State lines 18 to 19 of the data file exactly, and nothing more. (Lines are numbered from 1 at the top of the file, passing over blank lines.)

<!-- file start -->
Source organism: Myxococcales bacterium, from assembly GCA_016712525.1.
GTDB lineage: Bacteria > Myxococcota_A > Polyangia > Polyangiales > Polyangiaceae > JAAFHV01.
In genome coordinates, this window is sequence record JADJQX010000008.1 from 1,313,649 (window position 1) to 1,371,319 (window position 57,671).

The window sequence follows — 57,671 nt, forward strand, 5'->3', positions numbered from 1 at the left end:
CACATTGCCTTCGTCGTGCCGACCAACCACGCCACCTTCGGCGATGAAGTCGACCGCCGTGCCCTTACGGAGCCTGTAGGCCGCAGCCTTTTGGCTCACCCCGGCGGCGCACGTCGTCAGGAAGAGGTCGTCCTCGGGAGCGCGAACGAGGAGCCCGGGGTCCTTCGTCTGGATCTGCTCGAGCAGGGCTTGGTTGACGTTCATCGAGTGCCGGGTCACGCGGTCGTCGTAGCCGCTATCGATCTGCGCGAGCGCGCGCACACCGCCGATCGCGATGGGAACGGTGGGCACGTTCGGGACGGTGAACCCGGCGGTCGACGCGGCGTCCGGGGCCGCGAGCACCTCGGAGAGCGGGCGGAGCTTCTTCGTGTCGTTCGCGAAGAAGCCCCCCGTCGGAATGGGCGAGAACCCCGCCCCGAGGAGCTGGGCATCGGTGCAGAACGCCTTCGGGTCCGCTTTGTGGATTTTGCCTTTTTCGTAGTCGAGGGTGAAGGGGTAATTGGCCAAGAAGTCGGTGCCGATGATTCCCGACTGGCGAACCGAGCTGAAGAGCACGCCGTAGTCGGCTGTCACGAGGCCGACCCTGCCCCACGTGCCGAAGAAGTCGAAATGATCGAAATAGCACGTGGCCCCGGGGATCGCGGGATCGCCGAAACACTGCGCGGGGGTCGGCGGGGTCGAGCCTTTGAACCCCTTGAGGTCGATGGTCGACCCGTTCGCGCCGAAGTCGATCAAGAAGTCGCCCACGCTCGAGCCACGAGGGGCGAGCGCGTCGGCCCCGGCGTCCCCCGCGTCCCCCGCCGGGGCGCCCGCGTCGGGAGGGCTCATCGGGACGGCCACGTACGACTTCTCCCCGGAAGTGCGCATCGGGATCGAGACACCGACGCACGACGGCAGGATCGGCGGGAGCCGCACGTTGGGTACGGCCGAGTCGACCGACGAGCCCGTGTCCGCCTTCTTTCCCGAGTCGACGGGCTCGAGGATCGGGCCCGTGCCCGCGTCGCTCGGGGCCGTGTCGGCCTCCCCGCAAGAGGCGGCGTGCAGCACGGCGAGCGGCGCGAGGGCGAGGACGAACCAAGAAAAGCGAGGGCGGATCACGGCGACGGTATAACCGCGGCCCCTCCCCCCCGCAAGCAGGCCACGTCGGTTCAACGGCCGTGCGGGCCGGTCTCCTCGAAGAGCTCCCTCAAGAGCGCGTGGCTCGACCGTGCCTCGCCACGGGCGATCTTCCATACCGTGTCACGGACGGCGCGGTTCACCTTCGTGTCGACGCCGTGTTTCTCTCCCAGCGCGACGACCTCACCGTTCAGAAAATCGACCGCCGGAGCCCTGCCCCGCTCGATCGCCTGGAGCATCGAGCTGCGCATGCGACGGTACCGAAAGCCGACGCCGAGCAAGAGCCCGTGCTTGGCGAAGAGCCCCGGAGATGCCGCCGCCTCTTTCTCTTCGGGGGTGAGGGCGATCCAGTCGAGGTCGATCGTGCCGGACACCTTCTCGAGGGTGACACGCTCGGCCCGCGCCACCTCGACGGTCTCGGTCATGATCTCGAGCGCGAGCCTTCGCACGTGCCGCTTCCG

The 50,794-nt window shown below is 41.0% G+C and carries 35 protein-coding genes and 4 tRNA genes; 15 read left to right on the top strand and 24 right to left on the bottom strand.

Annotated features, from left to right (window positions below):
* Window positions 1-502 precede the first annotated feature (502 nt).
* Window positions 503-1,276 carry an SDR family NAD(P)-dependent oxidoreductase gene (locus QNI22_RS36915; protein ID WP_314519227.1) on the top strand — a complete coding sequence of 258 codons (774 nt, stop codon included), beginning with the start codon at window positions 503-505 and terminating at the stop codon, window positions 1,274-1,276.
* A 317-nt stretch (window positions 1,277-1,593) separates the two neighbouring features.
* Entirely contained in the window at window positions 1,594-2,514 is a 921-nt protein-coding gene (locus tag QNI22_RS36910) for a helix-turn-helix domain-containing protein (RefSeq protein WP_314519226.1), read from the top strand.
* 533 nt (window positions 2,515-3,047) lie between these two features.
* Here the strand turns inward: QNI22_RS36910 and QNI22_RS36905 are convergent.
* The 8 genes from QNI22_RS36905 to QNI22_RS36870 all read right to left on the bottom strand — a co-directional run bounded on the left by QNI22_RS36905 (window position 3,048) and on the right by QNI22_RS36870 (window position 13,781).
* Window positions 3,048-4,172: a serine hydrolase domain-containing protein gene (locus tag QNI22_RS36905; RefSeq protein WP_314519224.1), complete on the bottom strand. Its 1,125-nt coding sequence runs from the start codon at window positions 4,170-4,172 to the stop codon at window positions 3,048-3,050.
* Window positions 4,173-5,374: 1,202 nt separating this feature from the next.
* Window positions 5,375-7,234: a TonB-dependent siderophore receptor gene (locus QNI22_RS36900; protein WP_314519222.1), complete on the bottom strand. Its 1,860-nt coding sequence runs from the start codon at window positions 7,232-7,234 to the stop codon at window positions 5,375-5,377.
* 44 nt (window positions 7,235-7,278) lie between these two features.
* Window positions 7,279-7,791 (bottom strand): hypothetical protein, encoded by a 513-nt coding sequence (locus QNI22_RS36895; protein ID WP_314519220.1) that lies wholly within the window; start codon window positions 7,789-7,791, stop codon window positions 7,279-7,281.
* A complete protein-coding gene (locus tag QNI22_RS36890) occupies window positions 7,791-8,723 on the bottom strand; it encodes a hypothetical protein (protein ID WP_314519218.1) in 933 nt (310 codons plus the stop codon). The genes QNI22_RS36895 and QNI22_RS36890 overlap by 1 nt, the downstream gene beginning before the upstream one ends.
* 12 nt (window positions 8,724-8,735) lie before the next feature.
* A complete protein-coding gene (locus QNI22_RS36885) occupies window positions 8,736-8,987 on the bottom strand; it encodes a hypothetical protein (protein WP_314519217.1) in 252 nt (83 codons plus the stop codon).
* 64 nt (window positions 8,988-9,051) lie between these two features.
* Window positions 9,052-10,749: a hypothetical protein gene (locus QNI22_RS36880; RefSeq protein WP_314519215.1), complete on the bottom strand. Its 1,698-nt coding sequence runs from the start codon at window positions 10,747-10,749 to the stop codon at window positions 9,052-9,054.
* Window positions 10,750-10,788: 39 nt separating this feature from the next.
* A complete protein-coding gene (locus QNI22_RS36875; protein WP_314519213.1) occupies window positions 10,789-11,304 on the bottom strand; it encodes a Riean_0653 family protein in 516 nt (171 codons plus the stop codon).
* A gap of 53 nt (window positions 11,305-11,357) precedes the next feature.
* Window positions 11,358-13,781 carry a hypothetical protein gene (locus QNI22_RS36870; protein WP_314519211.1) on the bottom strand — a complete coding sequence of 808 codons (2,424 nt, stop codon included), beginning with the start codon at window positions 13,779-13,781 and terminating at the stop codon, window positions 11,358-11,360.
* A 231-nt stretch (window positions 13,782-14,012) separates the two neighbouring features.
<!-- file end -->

* 44 nt (window positions 7,235-7,278) lie between these two features.
* Window positions 7,279-7,791 (bottom strand): hypothetical protein, encoded by a 513-nt coding sequence (locus QNI22_RS36895; protein ID WP_314519220.1) that lies wholly within the window; start codon window positions 7,789-7,791, stop codon window positions 7,279-7,281.